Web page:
BREAKING NEWS: China Hits Back With Tariffs on $50 Billion in US Goods
Hours after the United States Trade Representative announced a proposed list of 1,300 Chinese products that will be subject to new tariffs, China hit back with tariffs on $50 billion in US exports, including soybeans, automobiles, and chemicals.
The move, which imposes 25-percent tariffs against 106 categories of US products, came with breathtaking speed after the US proposed new tariffs on Chinese machinery, car and aircraft parts, televisions, steel, and more. The Chinese retaliation had been expected, but its speed was not. Clearly, the Chinese had their countermove prepared in advance against the expected development from the US.
Chinese officials have made it clear they don’t want a trade war but will not back down in the face of US levies on their exports. President Donald Trump, by contrast, has made the waging of trade wars a centerpiece of his policy, saying, in a recent tweet, that trade wars are “good and easy to win.”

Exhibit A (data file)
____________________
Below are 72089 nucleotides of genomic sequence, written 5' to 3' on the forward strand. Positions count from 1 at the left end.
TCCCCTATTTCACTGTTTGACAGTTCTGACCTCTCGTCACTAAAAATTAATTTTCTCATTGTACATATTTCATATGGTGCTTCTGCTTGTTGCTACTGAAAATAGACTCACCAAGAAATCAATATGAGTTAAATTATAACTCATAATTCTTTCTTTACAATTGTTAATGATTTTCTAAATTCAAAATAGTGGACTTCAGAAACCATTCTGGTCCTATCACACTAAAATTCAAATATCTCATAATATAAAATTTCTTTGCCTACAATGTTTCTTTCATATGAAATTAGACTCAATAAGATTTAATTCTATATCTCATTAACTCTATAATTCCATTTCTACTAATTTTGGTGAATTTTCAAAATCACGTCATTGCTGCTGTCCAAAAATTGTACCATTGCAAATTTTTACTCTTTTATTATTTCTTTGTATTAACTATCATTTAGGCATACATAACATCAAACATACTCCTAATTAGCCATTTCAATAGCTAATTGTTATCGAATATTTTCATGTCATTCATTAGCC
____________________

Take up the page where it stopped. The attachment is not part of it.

The previous move in the conflict involved China imposing new tariffs on $3 billion of US exports of pork and fruit. Those came a few days after the US hit Chinese steel with new 25-percent tariffs.
Experts warned of the dire consequences of the further escalation of the global trend toward protectionism. “We tried that once before,” said James Stavridis, a retired US Navy admiral and the current dean of the Fletcher School of Law and Diplomacy at Tufts University, this morning in a television interview. “It was called the  Smoot-Hawley tariffs.
“What did we accomplish with that?” he added. “We managed to crack the global economy, and from there you can drop a plumb line to rise of fascism in Europe.”
Because of the differing natures of the US and Chinese systems, China may get the better of the US in the latest skirmish. The Chinese tariffs against the US will presumably be applied almost immediately, but it’s going to take the USTR months to gather public comments and conduct hearings before it is able to finalize the list of Chinese products subject to the tariffs and to put them in place in practice.